What’s going on?
Florida boasts 825 miles of coastline. However, as of 2021, more than 426.6 miles of this shoreline are critically eroded, or worn down or changed to “such a degree that upland development, recreational interests, wildlife habitat, or important cultural resources are threatened or lost,” according to the Florida Department of Environmental Protection.
Beaches can be eroded by severe storms or sea level rise, but human activities like coastal development or construction of navigation channels and inlets have exacerbated the issue and changed the natural flow of water and sand.
Why it matters.
Florida’s beaches provide habitat for vital native species, protect the coastline from damaging storms, attract millions of tourists, and overall contribute economic value to the state. Erosion can weaken foundations of buildings near the shore and lead to damaged property.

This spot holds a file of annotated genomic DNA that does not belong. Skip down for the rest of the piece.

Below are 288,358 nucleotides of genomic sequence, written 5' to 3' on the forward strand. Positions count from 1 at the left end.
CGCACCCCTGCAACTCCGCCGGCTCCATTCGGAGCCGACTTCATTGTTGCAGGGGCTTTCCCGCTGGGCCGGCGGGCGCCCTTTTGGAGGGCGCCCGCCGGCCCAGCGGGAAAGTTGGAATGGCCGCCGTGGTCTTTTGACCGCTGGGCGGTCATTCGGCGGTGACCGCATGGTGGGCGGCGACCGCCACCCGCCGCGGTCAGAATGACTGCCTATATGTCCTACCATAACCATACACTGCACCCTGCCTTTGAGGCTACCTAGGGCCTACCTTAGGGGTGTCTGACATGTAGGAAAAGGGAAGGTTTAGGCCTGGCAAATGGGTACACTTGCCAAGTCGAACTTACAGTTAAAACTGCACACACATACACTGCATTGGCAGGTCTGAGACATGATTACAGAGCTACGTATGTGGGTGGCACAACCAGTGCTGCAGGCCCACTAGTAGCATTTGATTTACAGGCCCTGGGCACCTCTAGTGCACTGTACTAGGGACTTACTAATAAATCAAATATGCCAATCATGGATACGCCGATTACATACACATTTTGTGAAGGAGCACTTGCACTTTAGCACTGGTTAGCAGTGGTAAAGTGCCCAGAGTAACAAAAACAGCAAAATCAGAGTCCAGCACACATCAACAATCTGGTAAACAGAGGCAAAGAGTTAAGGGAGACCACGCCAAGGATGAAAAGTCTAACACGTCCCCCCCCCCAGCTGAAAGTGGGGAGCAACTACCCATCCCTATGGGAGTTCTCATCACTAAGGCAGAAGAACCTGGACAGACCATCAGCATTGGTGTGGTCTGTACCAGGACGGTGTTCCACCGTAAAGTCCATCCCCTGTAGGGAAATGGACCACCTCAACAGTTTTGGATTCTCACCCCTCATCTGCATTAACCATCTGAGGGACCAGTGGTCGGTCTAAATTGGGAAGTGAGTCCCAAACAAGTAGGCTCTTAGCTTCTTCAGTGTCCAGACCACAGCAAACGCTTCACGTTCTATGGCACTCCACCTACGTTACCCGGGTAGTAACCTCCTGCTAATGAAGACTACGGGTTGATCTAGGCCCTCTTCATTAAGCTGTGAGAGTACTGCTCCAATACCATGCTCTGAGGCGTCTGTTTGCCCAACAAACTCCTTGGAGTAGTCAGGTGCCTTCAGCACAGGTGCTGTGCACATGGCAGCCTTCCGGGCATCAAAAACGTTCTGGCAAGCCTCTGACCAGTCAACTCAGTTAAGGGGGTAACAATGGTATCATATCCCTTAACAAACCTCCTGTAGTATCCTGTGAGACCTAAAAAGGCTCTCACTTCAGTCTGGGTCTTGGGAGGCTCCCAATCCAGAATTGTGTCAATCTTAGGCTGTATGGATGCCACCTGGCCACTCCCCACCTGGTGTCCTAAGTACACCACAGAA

Solutions to beach erosion include nourishing the beach, or pumping sand from offshore onto the eroded area, building structures like seawalls, groins and jetties, or planting vegetation that can anchor the sand in place.
What you can do.
- Learn more about beach erosion, living shorelines, seawalls, nourishment, and more from the South Florida Reporter
- Check the vulnerability of your coastal property by using the U.S. Geological Survey’s Climate Change Hazards Portal
- Check out the Florida Department of Environmental Protection’s strategic beach management plans